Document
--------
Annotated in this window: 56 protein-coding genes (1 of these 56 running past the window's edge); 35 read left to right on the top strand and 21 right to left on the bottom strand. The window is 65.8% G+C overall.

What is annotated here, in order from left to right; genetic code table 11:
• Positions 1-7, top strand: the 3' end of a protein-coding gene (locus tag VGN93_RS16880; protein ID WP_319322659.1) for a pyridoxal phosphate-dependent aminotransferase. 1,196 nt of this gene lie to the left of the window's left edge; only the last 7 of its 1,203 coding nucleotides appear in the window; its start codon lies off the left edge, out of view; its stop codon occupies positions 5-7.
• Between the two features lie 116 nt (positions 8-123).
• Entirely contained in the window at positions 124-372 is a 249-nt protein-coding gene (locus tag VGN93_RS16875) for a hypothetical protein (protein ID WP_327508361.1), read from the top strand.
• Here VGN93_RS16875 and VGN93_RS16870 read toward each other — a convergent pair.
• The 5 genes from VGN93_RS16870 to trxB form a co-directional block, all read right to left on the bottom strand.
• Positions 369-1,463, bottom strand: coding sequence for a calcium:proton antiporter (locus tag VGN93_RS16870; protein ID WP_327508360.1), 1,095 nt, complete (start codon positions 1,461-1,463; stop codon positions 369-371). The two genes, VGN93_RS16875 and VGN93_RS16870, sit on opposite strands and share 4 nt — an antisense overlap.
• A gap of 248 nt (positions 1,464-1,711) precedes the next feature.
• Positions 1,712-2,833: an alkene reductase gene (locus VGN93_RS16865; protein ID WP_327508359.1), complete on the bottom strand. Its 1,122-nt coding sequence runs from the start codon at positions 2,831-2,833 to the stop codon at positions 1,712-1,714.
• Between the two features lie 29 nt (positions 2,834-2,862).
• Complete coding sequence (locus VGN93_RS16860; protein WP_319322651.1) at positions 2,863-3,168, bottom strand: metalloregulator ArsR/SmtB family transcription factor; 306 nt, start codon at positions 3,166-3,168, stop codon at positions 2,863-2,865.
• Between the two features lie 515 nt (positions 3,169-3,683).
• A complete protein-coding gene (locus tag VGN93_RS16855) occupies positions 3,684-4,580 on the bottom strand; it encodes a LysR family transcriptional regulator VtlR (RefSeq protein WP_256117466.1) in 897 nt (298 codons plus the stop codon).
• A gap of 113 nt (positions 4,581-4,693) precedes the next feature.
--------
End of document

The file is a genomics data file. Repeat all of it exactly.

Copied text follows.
Annotated in this window: 56 protein-coding genes (1 of these 56 running past the window's edge); 35 read left to right on the top strand and 21 right to left on the bottom strand. The window is 65.8% G+C overall.

What is annotated here, in order from left to right; genetic code table 11:
• Positions 1-7, top strand: the 3' end of a protein-coding gene (locus tag VGN93_RS16880; protein ID WP_319322659.1) for a pyridoxal phosphate-dependent aminotransferase. 1,196 nt of this gene lie to the left of the window's left edge; only the last 7 of its 1,203 coding nucleotides appear in the window; its start codon lies off the left edge, out of view; its stop codon occupies positions 5-7.
• Between the two features lie 116 nt (positions 8-123).
• Entirely contained in the window at positions 124-372 is a 249-nt protein-coding gene (locus tag VGN93_RS16875) for a hypothetical protein (protein ID WP_327508361.1), read from the top strand.
• Here VGN93_RS16875 and VGN93_RS16870 read toward each other — a convergent pair.
• The 5 genes from VGN93_RS16870 to trxB form a co-directional block, all read right to left on the bottom strand.
• Positions 369-1,463, bottom strand: coding sequence for a calcium:proton antiporter (locus tag VGN93_RS16870; protein ID WP_327508360.1), 1,095 nt, complete (start codon positions 1,461-1,463; stop codon positions 369-371). The two genes, VGN93_RS16875 and VGN93_RS16870, sit on opposite strands and share 4 nt — an antisense overlap.
• A gap of 248 nt (positions 1,464-1,711) precedes the next feature.
• Positions 1,712-2,833: an alkene reductase gene (locus VGN93_RS16865; protein ID WP_327508359.1), complete on the bottom strand. Its 1,122-nt coding sequence runs from the start codon at positions 2,831-2,833 to the stop codon at positions 1,712-1,714.
• Between the two features lie 29 nt (positions 2,834-2,862).
• Complete coding sequence (locus VGN93_RS16860; protein WP_319322651.1) at positions 2,863-3,168, bottom strand: metalloregulator ArsR/SmtB family transcription factor; 306 nt, start codon at positions 3,166-3,168, stop codon at positions 2,863-2,865.
• Between the two features lie 515 nt (positions 3,169-3,683).
• A complete protein-coding gene (locus tag VGN93_RS16855) occupies positions 3,684-4,580 on the bottom strand; it encodes a LysR family transcriptional regulator VtlR (RefSeq protein WP_256117466.1) in 897 nt (298 codons plus the stop codon).
• A gap of 113 nt (positions 4,581-4,693) precedes the next feature.